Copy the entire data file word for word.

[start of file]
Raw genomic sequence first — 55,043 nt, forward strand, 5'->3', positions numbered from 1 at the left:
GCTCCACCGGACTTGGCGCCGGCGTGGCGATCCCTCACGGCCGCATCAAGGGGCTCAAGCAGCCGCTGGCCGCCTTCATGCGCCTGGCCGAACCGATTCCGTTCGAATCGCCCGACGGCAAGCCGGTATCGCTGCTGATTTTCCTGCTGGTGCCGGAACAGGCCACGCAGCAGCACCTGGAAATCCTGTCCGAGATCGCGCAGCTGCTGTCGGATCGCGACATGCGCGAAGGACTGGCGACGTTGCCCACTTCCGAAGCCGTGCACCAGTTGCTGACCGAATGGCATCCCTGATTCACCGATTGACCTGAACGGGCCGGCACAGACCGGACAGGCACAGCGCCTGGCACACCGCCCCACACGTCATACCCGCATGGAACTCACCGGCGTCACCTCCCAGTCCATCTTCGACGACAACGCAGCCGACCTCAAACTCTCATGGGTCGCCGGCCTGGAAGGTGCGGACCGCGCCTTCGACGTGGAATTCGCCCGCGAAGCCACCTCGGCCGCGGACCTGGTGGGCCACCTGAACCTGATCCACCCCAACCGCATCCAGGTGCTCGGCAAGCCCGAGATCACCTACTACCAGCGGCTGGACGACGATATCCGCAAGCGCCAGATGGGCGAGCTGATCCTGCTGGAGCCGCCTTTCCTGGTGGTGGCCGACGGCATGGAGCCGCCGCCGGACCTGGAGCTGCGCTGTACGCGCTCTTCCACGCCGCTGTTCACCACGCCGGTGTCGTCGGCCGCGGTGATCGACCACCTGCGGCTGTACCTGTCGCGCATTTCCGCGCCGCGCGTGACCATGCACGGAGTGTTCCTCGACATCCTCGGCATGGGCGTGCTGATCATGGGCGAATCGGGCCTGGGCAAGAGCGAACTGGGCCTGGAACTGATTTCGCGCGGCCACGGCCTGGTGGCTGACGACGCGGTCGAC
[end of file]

Raw genomic sequence first — 55,043 nt, forward strand, 5'->3', positions numbered from 1 at the left:
GCTCCACCGGACTTGGCGCCGGCGTGGCGATCCCTCACGGCCGCATCAAGGGGCTCAAGCAGCCGCTGGCCGCCTTCATGCGCCTGGCCGAACCGATTCCGTTCGAATCGCCCGACGGCAAGCCGGTATCGCTGCTGATTTTCCTGCTGGTGCCGGAACAGGCCACGCAGCAGCACCTGGAAATCCTGTCCGAGATCGCGCAGCTGCTGTCGGATCGCGACATGCGCGAAGGACTGGCGACGTTGCCCACTTCCGAAGCCGTGCACCAGTTGCTGACCGAATGGCATCCCTGATTCACCGATTGACCTGAACGGGCCGGCACAGACCGGACAGGCACAGCGCCTGGCACACCGCCCCACACGTCATACCCGCATGGAACTCACCGGCGTCACCTCCCAGTCCATCTTCGACGACAACGCAGCCGACCTCAAACTCTCATGGGTCGCCGGCCTGGAAGGTGCGGACCGCGCCTTCGACGTGGAATTCGCCCGCGAAGCCACCTCGGCCGCGGACCTGGTGGGCCACCTGAACCTGATCCACCCCAACCGCATCCAGGTGCTCGGCAAGCCCGAGATCACCTACTACCAGCGGCTGGACGACGATATCCGCAAGCGCCAGATGGGCGAGCTGATCCTGCTGGAGCCGCCTTTCCTGGTGGTGGCCGACGGCATGGAGCCGCCGCCGGACCTGGAGCTGCGCTGTACGCGCTCTTCCACGCCGCTGTTCACCACGCCGGTGTCGTCGGCCGCGGTGATCGACCACCTGCGGCTGTACCTGTCGCGCATTTCCGCGCCGCGCGTGACCATGCACGGAGTGTTCCTCGACATCCTCGGCATGGGCGTGCTGATCATGGGCGAATCGGGCCTGGGCAAGAGCGAACTGGGCCTGGAACTGATTTCGCGCGGCCACGGCCTGGTGGCTGACGACGCGGTCGAC